There is a Desaturation attribute under Texture. You can turn this on by clicking the checkbox and play with these settings to change the shadow and brightness of your texture.
At the bottom of the Material attributes list you will see a Texture Transformation option. If you open this you'll see very precise setting capabilities. If you know the angle, width, and height for your texture, you can enter them here. This is very helpful if you are creating several different garments in different project files that shared a texture. You could set them all with the exact same dimensions.
The next fabric property is Color. Click the box to open the color picker. If you know exactly which color you want, you can enter a color using the RBG, HSV, CMYK or Hex numbers. If not, just click the bar are the right for the correct hue and then fine tune it by clicking in the box at the top.
Your choices are applied dynamically, so the 3D window will update as you change the color. When you are selecting colors that will be reused on various patterns, that may not have the same fabric, I suggest you save the color. To do that, just click the Add to Custom Color button after you have chosen a color in the color picker. It will put it at the bottom of the dialog box and you can choose the exact same one for other fabrics. You can do this for Specular Color and Emission Color, too.
If you have a texture applied, the color is an overlay. Textures work best in grayscale. If you have a texture with color, choosing a color here will mix with the texture color and you can get unexpected results.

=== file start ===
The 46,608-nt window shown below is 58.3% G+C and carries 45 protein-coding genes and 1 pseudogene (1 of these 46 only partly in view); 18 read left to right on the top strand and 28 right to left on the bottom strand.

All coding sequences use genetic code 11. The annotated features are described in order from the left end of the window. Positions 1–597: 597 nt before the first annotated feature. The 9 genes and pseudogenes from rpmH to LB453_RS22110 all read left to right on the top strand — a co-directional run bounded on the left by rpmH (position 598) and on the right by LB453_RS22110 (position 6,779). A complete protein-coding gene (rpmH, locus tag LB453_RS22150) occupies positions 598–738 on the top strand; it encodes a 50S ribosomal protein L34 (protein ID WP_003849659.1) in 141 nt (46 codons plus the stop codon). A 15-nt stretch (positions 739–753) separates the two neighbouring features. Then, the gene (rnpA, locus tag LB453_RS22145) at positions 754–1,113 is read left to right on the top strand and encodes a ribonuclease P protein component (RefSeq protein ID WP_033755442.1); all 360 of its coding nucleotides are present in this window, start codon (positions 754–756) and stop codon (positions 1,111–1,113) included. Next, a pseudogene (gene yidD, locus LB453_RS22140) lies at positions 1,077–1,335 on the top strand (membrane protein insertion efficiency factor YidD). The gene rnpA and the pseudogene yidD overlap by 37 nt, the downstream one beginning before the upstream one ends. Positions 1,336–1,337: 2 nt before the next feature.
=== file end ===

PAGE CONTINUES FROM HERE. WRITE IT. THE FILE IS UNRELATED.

There are two other Color attributes: Ambient Intensity and Diffuse Intensity. Ambient Intensity is the amount of light reflected from the environment onto the garment. Diffuse Intensity is used to set the light that disperses over the garment surface. These are advanced settings and you probably won't use them too often, but you should play with them to see the effects they produce.
Specular Color is the next property. Specular Color is the shininess or reflection of light off the fabric. Use this to show glossy fabrics that have a shine. Satin, velvet and even leather will benefit from some specular color. You'll note an attribute of Shininess here with a slider. Move the slider back and forth to determine what you think is most appropriate for your garment.
Another property of fabric is the emission color. It works very similarly to the other properties. Personally, I haven't found much of a use for this one, because it is not something you commonly find in real world garments. Emission color makes your fabric glow or become luminous.
The last property is Opacity. This is something you'll use frequently when modeling and also to show transparency in fabric. When you are modeling, you may want to turn down the Opacity so you can see through to the model. This will help you determine if a pants crotch is too low in relation to the model, for example. You can make a sheer fabric simply by selecting a color and then turning down the Opacity.
Delete a Fabric
If you have fabrics that haven't been applied to a pattern, you'll notice there is a trash can icon next to the name. You can delete unused fabrics by clicking this icon.
Now let's move on to the Physical Properties of fabric.
Felt is commonly used for appliqués or for hats, but felt is rarely used as a garment fabric. Felt has no structure per se. The fibers are 'felted' together, which basically means they are matted. There is no weave at all. Felt is quite stiff, so the appropriate Preset in MD would be the leather setting.